Their ability to decouple power and energy makes them a suitable option for grid-scale stationary applications in terms of scalability, moderate maintenance cost and recyclability. In addition, these batteries based on highly stable redox active materials have a long cycle life (>10,000 cycles) and calendar life (10-20 years), as components can be replaced independently.
The European Union´s commitment to sustainability
The battery industry in Europe is undergoing an important process of evolution aimed at achieving compliance with the European Commission´s proposed amendment to the regulation on batteries and battery waste, repealing the Directive 2006/66/EC and amending the Regulation (EU) No. 2019/1020. The ultimate goal is to ensure that batteries placed on the EU market are sustainable, high-performing and safe throughout their entire life cycle.
Since the launch of the European Battery Alliance, EBA250, in 2017, stakeholders along the value chain have called for this regulation as an important tool to build a truly sustainable European battery industry that supports Europe´s transition to electrification. Thus arises the battery passport whereby from January 1, 2026 every industrial and electric vehicle battery placed on the market or into service whose capacity exceeds 2 kWh must have an electronic registration, which "shall be unique for each battery and identified by a single identifier," according to the regulatory language itself.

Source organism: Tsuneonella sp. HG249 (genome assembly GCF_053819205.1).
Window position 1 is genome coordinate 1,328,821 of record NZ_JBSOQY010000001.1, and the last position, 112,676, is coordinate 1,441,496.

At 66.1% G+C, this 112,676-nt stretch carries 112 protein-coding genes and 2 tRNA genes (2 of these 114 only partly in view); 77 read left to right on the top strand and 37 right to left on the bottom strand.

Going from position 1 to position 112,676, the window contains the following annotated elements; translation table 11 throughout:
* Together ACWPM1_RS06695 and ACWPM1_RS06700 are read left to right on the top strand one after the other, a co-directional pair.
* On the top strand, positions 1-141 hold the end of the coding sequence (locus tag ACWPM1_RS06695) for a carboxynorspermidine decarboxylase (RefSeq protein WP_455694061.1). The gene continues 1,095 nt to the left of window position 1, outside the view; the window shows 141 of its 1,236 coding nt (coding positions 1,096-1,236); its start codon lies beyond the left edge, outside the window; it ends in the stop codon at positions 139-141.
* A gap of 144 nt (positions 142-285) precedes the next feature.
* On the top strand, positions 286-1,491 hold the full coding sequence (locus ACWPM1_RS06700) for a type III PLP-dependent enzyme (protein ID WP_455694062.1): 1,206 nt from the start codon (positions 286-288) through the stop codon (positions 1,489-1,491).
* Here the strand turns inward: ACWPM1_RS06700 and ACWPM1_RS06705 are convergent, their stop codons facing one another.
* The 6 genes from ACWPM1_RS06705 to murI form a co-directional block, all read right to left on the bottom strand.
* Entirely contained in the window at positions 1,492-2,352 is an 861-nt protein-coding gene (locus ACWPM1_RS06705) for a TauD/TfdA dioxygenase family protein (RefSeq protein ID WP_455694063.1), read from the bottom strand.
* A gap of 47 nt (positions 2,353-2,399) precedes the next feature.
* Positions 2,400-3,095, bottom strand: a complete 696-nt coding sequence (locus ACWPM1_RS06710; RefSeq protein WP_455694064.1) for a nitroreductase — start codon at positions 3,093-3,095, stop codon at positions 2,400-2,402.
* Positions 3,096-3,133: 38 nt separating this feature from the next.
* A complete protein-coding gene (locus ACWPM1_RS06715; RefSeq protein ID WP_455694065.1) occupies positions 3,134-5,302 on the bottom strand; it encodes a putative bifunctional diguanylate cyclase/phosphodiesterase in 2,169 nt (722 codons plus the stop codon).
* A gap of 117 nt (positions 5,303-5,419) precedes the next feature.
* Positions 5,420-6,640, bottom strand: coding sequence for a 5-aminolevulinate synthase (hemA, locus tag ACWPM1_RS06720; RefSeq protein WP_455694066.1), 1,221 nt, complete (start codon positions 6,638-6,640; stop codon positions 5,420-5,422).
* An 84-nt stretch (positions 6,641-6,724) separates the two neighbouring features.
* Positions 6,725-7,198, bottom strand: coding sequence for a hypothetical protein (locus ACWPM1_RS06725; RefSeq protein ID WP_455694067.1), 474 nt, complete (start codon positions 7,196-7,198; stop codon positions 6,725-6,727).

The redox flow battery sector driven by the recently created FLOW BATTERIES EUROPE, which was created to set up a long-term strategy for this sector, has included in its roadmap to comply with the sustainability criteria required for their use, not forgetting the equally necessary technical and cost requirements.
The environmental impact of redox flow batteries, as with other batteries, depends on the components used as raw materials, the associated manufacturing process, their lifetime and end of life, in other words, their life cycle.
Life cycle analysis, such as the one led by CIC energiGUNE in the HIGREEW project that it coordinates, is a recognized tool for assessing the environmental impact during the entire life cycle of stationary storage systems, i.e., their sustainability.